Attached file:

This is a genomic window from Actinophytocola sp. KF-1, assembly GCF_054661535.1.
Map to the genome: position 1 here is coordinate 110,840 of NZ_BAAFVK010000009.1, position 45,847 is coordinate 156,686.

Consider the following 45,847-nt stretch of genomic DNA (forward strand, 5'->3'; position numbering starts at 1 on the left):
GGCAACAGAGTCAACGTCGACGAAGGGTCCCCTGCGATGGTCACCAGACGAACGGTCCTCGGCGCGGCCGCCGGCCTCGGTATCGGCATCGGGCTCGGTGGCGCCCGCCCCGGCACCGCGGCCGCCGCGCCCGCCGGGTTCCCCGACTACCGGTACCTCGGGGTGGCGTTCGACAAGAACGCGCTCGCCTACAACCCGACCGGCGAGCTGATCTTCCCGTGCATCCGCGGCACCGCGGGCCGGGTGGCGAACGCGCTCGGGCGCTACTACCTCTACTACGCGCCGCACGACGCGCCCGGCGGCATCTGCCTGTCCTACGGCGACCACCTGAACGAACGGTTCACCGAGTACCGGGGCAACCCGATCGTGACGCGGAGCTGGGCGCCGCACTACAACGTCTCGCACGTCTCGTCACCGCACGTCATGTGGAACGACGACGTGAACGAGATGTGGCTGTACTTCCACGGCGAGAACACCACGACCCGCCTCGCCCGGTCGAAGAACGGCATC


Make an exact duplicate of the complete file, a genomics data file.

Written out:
This is a genomic window from Actinophytocola sp. KF-1, assembly GCF_054661535.1.
Map to the genome: position 1 here is coordinate 110,840 of NZ_BAAFVK010000009.1, position 45,847 is coordinate 156,686.

Consider the following 45,847-nt stretch of genomic DNA (forward strand, 5'->3'; position numbering starts at 1 on the left):
GGCAACAGAGTCAACGTCGACGAAGGGTCCCCTGCGATGGTCACCAGACGAACGGTCCTCGGCGCGGCCGCCGGCCTCGGTATCGGCATCGGGCTCGGTGGCGCCCGCCCCGGCACCGCGGCCGCCGCGCCCGCCGGGTTCCCCGACTACCGGTACCTCGGGGTGGCGTTCGACAAGAACGCGCTCGCCTACAACCCGACCGGCGAGCTGATCTTCCCGTGCATCCGCGGCACCGCGGGCCGGGTGGCGAACGCGCTCGGGCGCTACTACCTCTACTACGCGCCGCACGACGCGCCCGGCGGCATCTGCCTGTCCTACGGCGACCACCTGAACGAACGGTTCACCGAGTACCGGGGCAACCCGATCGTGACGCGGAGCTGGGCGCCGCACTACAACGTCTCGCACGTCTCGTCACCGCACGTCATGTGGAACGACGACGTGAACGAGATGTGGCTGTACTTCCACGGCGAGAACACCACGACCCGCCTCGCCCGGTCGAAGAACGGCATC